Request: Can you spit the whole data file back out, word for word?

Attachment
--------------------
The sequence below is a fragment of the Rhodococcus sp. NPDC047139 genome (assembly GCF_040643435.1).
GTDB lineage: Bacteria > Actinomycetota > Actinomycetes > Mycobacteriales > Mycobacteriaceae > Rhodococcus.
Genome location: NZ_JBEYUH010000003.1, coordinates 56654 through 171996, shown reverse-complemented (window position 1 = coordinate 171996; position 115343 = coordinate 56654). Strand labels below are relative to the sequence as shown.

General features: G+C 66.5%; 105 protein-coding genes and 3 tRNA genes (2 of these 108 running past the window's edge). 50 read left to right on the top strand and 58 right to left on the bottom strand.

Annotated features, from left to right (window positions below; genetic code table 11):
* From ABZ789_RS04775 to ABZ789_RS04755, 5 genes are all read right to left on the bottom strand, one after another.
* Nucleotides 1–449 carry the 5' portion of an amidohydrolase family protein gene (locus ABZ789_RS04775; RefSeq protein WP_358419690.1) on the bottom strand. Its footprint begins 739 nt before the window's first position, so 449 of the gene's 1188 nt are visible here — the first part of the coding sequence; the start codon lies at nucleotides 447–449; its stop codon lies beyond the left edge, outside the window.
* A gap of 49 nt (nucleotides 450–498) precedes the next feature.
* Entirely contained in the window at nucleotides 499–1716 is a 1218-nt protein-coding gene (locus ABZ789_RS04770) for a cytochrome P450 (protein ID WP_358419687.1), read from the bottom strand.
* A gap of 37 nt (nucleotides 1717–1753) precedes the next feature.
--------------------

The sequence below is a fragment of the Rhodococcus sp. NPDC047139 genome (assembly GCF_040643435.1).
GTDB lineage: Bacteria > Actinomycetota > Actinomycetes > Mycobacteriales > Mycobacteriaceae > Rhodococcus.
Genome location: NZ_JBEYUH010000003.1, coordinates 56654 through 171996, shown reverse-complemented (window position 1 = coordinate 171996; position 115343 = coordinate 56654). Strand labels below are relative to the sequence as shown.

General features: G+C 66.5%; 105 protein-coding genes and 3 tRNA genes (2 of these 108 running past the window's edge). 50 read left to right on the top strand and 58 right to left on the bottom strand.

Annotated features, from left to right (window positions below; genetic code table 11):
* From ABZ789_RS04775 to ABZ789_RS04755, 5 genes are all read right to left on the bottom strand, one after another.
* Nucleotides 1–449 carry the 5' portion of an amidohydrolase family protein gene (locus ABZ789_RS04775; RefSeq protein WP_358419690.1) on the bottom strand. Its footprint begins 739 nt before the window's first position, so 449 of the gene's 1188 nt are visible here — the first part of the coding sequence; the start codon lies at nucleotides 447–449; its stop codon lies beyond the left edge, outside the window.
* A gap of 49 nt (nucleotides 450–498) precedes the next feature.
* Entirely contained in the window at nucleotides 499–1716 is a 1218-nt protein-coding gene (locus ABZ789_RS04770) for a cytochrome P450 (protein ID WP_358419687.1), read from the bottom strand.
* A gap of 37 nt (nucleotides 1717–1753) precedes the next feature.